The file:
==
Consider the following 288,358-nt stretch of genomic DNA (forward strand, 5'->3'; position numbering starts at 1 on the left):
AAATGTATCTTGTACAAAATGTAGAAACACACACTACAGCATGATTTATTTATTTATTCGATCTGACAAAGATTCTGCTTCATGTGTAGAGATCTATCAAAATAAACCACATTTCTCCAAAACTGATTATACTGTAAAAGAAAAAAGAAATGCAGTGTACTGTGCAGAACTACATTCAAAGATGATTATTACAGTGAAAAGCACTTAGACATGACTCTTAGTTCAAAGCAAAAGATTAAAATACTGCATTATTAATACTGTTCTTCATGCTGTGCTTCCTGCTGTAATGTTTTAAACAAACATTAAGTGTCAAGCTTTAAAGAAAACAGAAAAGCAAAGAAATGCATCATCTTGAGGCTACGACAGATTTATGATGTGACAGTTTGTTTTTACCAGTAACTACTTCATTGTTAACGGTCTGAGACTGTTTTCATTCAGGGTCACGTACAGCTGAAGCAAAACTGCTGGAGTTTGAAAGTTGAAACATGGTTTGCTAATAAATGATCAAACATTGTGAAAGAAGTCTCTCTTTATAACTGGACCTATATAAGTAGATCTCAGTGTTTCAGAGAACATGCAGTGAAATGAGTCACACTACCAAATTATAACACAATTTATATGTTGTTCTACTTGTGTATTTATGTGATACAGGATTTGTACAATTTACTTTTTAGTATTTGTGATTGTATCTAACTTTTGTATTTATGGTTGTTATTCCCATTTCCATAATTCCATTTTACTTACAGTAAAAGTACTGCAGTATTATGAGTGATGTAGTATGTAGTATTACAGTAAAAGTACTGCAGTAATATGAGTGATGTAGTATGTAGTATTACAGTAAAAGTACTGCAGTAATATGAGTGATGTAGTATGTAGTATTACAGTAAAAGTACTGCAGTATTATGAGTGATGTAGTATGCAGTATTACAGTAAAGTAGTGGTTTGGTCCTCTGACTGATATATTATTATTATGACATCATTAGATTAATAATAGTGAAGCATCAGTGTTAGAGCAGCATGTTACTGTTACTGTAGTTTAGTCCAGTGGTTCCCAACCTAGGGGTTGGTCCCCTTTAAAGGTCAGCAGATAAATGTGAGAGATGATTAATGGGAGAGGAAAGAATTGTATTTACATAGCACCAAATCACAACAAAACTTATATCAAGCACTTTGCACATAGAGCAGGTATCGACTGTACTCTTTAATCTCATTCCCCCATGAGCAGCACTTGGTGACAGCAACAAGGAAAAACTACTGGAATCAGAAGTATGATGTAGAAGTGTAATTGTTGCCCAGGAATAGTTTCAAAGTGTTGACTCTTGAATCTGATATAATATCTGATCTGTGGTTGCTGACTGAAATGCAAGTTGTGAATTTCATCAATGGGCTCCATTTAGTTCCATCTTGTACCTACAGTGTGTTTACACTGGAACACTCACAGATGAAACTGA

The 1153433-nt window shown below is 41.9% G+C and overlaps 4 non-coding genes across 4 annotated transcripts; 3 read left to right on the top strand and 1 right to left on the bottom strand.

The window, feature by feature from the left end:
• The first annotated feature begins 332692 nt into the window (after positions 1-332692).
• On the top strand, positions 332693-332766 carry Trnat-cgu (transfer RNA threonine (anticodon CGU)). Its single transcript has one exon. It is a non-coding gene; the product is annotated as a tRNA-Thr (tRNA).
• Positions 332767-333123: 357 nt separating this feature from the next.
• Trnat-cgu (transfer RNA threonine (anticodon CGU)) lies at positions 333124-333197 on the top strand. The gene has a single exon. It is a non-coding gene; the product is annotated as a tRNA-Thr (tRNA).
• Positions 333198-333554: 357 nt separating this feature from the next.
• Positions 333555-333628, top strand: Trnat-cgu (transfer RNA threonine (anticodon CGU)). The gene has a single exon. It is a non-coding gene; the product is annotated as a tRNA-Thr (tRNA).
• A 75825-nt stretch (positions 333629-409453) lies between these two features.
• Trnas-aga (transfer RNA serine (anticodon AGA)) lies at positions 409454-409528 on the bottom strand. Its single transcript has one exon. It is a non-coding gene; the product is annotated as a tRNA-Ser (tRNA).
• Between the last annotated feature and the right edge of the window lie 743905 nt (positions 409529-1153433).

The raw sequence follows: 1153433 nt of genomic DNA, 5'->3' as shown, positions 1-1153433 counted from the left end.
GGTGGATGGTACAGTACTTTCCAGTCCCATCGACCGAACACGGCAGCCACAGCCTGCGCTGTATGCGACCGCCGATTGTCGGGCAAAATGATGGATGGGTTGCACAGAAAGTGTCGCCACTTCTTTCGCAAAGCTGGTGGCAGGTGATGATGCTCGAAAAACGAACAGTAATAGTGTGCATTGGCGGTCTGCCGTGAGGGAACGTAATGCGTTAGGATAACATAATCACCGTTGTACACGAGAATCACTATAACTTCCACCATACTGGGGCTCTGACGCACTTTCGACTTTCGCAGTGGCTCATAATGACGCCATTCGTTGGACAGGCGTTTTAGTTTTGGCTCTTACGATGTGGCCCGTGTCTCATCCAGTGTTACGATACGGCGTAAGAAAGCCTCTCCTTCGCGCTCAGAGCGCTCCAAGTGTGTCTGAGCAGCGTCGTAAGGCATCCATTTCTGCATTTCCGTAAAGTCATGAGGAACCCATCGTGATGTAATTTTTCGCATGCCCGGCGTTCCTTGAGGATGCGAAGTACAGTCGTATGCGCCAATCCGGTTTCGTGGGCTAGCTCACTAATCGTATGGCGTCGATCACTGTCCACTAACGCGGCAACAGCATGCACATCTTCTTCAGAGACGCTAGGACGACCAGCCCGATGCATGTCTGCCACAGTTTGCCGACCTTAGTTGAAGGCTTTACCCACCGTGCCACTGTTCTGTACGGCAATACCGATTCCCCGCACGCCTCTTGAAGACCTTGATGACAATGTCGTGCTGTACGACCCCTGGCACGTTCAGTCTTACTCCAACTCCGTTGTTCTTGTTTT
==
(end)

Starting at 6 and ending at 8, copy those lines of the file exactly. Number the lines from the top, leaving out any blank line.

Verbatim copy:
• On the top strand, positions 332693-332766 carry Trnat-cgu (transfer RNA threonine (anticodon CGU)). Its single transcript has one exon. It is a non-coding gene; the product is annotated as a tRNA-Thr (tRNA).
• Positions 332767-333123: 357 nt separating this feature from the next.
• Trnat-cgu (transfer RNA threonine (anticodon CGU)) lies at positions 333124-333197 on the top strand. The gene has a single exon. It is a non-coding gene; the product is annotated as a tRNA-Thr (tRNA).